Job opportunity with the IAEA

Great opportunity to work at the IAEA! A 2-year global health position is for a Junior professional (JPO) in the Division of Human Health (NAHU) supported through the US government.   Click here for job listing. Apply through Argonne National labs.

April 30th deadline!


“I think the message is very simple: it’s wasteful not to invest in health”

The alarming report released by the WHO details the staggering drain that disease has on the African economy. It projects that by 2030, the loss in GDP could be almost $1.7 trillion unless ambitious goals to increase the investment in health care improvement are met. The report also highlights the large percentage (37%) that non-communicable diseases account for in this burden. The necessary shift to translate political commitments into investment is possible by implementing changes not only to treat disease but to promote good health and prevention.
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Changing the Global Radiation Therapy Paradigm

Read the recent journal article  “Changing the global radiation therapy paradigm”, written by ICEC Chief Scientific Program Director, David A. Pistenmaa and others, published in Radiotherapy and Oncology.   Filling the gap in cancer care in underserved regions worldwide requires global collaboration and concerted effort to share creative ideas, pool talents and develop sustainable support from governments, industry, academia and non-governmental organizations. Comprehensive cancer care, which fits within and strengthens the broader healthcare system, ranges from prevention to screening, to curative treatment, to palliative care and to long-term follow-up. Radiation therapy is an essential component for curative and palliative cancer care and can serve as a stable focal point physically and for personnel around which regional cancer and health care programs can be established. Read the article…

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Bridging the Gap: working to bring state-of-the-art radiation therapy to challenging environments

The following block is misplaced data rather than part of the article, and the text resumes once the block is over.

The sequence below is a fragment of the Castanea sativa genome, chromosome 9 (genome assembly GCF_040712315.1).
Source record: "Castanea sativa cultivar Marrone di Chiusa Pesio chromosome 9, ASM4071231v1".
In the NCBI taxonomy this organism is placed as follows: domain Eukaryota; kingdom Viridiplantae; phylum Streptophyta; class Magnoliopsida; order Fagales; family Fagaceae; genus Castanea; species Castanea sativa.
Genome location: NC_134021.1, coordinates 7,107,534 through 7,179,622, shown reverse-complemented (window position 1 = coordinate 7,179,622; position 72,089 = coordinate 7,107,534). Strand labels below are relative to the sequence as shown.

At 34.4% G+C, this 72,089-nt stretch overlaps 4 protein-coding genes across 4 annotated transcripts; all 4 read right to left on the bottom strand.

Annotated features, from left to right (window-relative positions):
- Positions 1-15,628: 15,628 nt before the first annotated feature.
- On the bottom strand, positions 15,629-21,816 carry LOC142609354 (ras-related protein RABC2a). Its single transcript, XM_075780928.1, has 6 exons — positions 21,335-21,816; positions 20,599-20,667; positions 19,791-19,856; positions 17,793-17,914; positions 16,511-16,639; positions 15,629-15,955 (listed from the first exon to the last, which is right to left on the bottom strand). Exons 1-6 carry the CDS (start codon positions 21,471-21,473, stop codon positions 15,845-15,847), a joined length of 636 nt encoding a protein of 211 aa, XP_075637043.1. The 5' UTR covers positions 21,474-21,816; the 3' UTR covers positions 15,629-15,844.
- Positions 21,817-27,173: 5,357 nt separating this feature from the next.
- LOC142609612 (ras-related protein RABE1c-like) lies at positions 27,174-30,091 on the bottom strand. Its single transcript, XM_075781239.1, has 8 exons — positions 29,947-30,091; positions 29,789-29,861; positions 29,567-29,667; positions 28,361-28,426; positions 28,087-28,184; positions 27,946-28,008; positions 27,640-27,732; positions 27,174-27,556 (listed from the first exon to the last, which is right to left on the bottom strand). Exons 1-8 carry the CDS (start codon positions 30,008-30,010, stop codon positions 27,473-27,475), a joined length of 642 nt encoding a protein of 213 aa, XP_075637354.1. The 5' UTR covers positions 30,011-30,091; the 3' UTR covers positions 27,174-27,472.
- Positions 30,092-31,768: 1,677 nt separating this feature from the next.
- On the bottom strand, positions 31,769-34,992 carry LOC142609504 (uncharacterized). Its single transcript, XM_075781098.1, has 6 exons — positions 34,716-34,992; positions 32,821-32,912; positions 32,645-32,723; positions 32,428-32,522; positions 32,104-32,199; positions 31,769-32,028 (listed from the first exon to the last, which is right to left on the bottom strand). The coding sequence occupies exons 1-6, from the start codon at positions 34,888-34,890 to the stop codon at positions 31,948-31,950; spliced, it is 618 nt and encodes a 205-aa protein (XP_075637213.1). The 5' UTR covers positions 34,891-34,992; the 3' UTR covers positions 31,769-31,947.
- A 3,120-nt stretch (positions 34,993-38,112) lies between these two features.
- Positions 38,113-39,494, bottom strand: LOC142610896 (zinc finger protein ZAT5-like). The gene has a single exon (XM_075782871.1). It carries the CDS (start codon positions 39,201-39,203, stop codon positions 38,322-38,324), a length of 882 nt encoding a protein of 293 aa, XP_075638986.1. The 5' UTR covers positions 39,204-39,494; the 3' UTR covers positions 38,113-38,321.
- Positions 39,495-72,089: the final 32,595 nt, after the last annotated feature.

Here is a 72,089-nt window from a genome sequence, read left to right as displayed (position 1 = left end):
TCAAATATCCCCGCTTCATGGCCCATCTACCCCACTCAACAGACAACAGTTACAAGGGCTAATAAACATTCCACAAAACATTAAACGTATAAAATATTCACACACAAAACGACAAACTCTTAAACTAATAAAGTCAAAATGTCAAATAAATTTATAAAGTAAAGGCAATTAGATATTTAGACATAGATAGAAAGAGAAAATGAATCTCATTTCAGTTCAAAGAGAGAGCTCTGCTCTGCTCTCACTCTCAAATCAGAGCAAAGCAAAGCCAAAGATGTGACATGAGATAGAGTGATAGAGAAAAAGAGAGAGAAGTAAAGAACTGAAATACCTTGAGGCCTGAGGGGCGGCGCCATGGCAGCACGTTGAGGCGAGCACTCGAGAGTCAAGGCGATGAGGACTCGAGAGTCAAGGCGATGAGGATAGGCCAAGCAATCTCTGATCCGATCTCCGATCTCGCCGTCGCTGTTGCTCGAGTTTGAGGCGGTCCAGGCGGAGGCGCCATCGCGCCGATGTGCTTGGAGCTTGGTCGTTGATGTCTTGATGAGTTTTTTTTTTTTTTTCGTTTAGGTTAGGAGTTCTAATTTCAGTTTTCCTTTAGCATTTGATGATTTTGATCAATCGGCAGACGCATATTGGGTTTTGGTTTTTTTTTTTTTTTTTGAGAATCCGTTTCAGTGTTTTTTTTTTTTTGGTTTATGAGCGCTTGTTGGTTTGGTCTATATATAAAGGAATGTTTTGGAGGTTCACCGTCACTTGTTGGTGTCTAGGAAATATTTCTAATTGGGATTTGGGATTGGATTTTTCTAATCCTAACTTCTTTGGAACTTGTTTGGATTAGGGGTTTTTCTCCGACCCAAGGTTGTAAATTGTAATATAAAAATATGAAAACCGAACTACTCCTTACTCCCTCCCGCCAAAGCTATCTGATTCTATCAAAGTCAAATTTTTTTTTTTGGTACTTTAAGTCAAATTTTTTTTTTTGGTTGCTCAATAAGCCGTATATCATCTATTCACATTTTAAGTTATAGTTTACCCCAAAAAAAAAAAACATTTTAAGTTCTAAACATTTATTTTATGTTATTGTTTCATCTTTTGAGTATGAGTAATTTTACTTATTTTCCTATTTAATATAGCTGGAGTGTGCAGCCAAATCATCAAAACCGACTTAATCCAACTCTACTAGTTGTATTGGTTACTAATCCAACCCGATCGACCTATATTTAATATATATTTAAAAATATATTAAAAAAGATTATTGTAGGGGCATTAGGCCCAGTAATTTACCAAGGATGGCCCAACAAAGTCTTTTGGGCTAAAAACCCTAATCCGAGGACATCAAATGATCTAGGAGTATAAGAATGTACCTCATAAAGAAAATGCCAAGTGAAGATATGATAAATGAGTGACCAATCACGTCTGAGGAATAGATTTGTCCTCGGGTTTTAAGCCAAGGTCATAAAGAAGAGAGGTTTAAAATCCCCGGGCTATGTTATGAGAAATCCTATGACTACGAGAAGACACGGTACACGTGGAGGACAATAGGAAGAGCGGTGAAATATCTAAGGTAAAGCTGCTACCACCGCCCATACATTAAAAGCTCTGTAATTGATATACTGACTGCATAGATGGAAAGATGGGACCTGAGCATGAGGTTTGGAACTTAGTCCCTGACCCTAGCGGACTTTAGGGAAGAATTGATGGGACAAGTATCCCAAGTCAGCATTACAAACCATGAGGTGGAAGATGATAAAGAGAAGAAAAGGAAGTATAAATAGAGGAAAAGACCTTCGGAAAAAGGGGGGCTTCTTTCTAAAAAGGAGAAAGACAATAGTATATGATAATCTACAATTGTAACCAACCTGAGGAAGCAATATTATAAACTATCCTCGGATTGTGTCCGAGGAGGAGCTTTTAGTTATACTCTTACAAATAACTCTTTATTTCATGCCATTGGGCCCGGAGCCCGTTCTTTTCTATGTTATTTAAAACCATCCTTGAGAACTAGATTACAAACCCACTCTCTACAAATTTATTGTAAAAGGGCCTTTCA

The International Cancer Expert Corps, in a cooperative effort with CERN and the UK Science and Technology Facilities Council STFC, is undertaking an initiative to develop innovative, robust and affordable medical linear accelerators for use in low- to middle-income countries.  The article, “Bridging the Gap”, January 15, 2018, CERN COURIER, outlines the history of this project including the recent participation of representatives from Official Development Assistance (ODA) countries in an effort to ensure their particular needs regarding power systems, safety, operability and maintenance are addressed. Read the article…

Participating individuals from ICEC, CERN and STFC, along with experts in accelerator design, medical physics and oncology,  convened in late March, in Manchester, England near the STFC’s Daresbury Laboratory to review the program status and plan for the next phase of development. Watch this space for updates.


A Check Up on U.S. Global Health Policy, After One Year of the Trump Administration

Kaiser Family Foundation takes stock of the U.S. global health response after the first year of the Trump Presidency and looks ahead to the global health policy issues that are likely to have our attention. One interesting fact garnered from a recent KFF poll, is that about a half of the public still wants the U.S to play a major or leading roll in improving health in developing countries. Issue-Brief-A-Check-Up-on-US-Global-Health-Policy-After-One-Year-of-the-Trump-Administration

World Politics Review published ICEC authored article, “How Better Cancer Treatment Can Also Mean Better Nuclear Security”

Today,  World Politics Review, published the article, “How Better Cancer Treatment Can Also Mean Better Nuclear Security” authored by Dr. C. Norm Coleman, Miles Pomper and Dr. Silvia Formenti. The article was written in response to the Washington Post article, “How ISIS nearly stumbled on the ingredients for a ‘dirty bomb’” which discussed the dilemma related to the risk of terrorists developing dirty bombs from materials used for cancer treatment in developing countries.  These countries need better technology and treatment environments, not only to support a transition away from cobalt-60 machines but to improve cancer treatment overall.

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